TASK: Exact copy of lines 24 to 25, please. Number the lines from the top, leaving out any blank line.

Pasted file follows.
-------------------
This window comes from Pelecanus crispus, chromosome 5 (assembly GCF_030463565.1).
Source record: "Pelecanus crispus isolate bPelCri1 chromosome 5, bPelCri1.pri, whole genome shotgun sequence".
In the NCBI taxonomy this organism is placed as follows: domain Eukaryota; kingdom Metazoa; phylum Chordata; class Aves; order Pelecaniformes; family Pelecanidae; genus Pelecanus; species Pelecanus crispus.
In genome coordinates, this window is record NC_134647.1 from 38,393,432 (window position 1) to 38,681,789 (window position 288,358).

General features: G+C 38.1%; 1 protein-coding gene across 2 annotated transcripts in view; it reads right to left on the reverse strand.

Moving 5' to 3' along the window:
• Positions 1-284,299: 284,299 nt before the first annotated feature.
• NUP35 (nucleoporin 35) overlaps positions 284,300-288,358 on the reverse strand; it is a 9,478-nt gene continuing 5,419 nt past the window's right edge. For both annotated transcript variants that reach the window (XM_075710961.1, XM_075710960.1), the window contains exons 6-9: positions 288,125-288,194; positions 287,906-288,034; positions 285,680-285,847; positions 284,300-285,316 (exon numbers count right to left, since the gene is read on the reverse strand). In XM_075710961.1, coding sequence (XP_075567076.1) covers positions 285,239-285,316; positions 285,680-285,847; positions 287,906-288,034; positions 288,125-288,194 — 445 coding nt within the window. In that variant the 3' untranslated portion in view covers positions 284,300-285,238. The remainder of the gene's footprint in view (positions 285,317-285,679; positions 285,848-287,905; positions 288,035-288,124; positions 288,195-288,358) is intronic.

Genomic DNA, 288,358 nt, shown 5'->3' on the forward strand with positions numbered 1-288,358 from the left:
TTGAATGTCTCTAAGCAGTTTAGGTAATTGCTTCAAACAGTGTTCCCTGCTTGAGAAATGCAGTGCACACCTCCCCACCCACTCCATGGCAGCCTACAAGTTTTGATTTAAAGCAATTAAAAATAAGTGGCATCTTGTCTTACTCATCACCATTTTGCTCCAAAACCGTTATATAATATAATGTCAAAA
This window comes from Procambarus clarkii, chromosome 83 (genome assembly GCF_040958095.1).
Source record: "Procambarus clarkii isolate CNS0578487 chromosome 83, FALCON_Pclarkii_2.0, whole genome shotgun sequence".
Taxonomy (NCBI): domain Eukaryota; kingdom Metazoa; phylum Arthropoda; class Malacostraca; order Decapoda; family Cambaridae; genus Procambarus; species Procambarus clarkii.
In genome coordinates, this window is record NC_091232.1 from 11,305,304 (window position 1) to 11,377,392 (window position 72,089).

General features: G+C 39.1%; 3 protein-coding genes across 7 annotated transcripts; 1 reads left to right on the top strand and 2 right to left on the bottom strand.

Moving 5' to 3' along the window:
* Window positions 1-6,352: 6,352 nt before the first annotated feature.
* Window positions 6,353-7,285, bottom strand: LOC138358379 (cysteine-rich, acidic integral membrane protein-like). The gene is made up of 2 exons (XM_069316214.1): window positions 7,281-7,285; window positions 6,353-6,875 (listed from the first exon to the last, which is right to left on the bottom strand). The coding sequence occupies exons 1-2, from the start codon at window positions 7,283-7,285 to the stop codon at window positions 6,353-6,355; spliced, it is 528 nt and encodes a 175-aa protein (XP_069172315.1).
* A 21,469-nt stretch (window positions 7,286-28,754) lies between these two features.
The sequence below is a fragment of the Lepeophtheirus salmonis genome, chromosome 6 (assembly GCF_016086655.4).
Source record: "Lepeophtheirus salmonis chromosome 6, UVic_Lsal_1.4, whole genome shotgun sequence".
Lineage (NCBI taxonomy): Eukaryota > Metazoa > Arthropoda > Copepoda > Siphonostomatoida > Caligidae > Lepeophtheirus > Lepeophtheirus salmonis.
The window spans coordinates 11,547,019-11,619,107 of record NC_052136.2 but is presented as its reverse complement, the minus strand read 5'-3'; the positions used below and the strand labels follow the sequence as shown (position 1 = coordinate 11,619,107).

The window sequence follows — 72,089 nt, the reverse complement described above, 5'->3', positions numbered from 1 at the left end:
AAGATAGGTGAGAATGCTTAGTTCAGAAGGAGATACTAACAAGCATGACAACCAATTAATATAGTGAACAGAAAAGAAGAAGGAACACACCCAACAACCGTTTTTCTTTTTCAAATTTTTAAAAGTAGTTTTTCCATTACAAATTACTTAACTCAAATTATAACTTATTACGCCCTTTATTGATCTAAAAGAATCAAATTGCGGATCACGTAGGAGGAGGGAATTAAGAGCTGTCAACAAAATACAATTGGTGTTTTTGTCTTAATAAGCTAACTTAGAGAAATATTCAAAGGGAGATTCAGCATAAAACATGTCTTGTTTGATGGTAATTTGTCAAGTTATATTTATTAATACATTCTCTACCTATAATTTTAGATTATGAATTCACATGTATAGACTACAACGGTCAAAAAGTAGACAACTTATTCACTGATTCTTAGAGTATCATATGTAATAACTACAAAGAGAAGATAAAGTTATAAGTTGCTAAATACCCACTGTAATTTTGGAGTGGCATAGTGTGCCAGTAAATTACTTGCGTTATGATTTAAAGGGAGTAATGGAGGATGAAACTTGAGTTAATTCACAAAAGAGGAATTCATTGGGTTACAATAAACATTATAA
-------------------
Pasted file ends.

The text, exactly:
The window sequence follows — 72,089 nt, the reverse complement described above, 5'->3', positions numbered from 1 at the left end:
AAGATAGGTGAGAATGCTTAGTTCAGAAGGAGATACTAACAAGCATGACAACCAATTAATATAGTGAACAGAAAAGAAGAAGGAACACACCCAACAACCGTTTTTCTTTTTCAAATTTTTAAAAGTAGTTTTTCCATTACAAATTACTTAACTCAAATTATAACTTATTACGCCCTTTATTGATCTAAAAGAATCAAATTGCGGATCACGTAGGAGGAGGGAATTAAGAGCTGTCAACAAAATACAATTGGTGTTTTTGTCTTAATAAGCTAACTTAGAGAAATATTCAAAGGGAGATTCAGCATAAAACATGTCTTGTTTGATGGTAATTTGTCAAGTTATATTTATTAATACATTCTCTACCTATAATTTTAGATTATGAATTCACATGTATAGACTACAACGGTCAAAAAGTAGACAACTTATTCACTGATTCTTAGAGTATCATATGTAATAACTACAAAGAGAAGATAAAGTTATAAGTTGCTAAATACCCACTGTAATTTTGGAGTGGCATAGTGTGCCAGTAAATTACTTGCGTTATGATTTAAAGGGAGTAATGGAGGATGAAACTTGAGTTAATTCACAAAAGAGGAATTCATTGGGTTACAATAAACATTATAA